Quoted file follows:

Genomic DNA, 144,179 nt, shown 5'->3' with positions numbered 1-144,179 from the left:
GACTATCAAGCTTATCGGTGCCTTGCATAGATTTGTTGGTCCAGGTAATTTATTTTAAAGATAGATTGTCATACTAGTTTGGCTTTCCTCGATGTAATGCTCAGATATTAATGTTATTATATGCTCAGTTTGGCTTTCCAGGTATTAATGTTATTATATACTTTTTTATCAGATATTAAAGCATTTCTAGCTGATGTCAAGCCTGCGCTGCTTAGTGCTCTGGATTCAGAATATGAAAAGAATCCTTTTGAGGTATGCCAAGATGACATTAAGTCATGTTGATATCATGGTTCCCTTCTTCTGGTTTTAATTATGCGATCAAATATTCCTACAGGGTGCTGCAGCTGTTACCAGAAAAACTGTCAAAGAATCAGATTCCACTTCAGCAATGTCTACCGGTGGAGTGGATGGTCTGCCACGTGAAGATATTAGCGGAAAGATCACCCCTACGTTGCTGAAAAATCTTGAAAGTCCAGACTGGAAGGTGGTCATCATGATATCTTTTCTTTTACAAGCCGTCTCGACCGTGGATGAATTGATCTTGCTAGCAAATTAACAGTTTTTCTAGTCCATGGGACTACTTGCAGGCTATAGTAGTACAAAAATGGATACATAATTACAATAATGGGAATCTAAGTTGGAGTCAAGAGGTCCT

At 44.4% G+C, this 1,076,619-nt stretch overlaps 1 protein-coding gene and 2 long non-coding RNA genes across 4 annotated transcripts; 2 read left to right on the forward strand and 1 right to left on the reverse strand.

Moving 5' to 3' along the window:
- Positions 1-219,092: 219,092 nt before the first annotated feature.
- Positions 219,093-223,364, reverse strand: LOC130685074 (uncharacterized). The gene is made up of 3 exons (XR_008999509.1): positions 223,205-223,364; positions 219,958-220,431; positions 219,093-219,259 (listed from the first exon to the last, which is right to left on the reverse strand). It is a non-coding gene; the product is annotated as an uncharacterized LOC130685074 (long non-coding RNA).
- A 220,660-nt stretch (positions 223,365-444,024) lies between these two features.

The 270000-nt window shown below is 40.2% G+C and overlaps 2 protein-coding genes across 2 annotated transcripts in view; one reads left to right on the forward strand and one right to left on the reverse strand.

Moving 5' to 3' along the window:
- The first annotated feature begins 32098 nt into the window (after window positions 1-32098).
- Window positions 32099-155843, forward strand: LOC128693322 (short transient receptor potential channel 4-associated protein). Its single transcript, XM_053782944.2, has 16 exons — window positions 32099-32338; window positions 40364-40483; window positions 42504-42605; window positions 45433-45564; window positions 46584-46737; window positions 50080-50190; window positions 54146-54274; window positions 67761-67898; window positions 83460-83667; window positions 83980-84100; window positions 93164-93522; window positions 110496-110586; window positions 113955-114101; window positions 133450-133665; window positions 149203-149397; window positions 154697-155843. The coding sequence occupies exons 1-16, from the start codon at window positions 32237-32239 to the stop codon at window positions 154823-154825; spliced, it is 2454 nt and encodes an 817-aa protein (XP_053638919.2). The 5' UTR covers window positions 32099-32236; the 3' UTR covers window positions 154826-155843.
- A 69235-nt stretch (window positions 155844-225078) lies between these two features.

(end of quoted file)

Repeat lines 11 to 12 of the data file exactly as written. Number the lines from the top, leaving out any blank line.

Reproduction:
- Window positions 32099-155843, forward strand: LOC128693322 (short transient receptor potential channel 4-associated protein). Its single transcript, XM_053782944.2, has 16 exons — window positions 32099-32338; window positions 40364-40483; window positions 42504-42605; window positions 45433-45564; window positions 46584-46737; window positions 50080-50190; window positions 54146-54274; window positions 67761-67898; window positions 83460-83667; window positions 83980-84100; window positions 93164-93522; window positions 110496-110586; window positions 113955-114101; window positions 133450-133665; window positions 149203-149397; window positions 154697-155843. The coding sequence occupies exons 1-16, from the start codon at window positions 32237-32239 to the stop codon at window positions 154823-154825; spliced, it is 2454 nt and encodes an 817-aa protein (XP_053638919.2). The 5' UTR covers window positions 32099-32236; the 3' UTR covers window positions 154826-155843.
- A 69235-nt stretch (window positions 155844-225078) lies between these two features.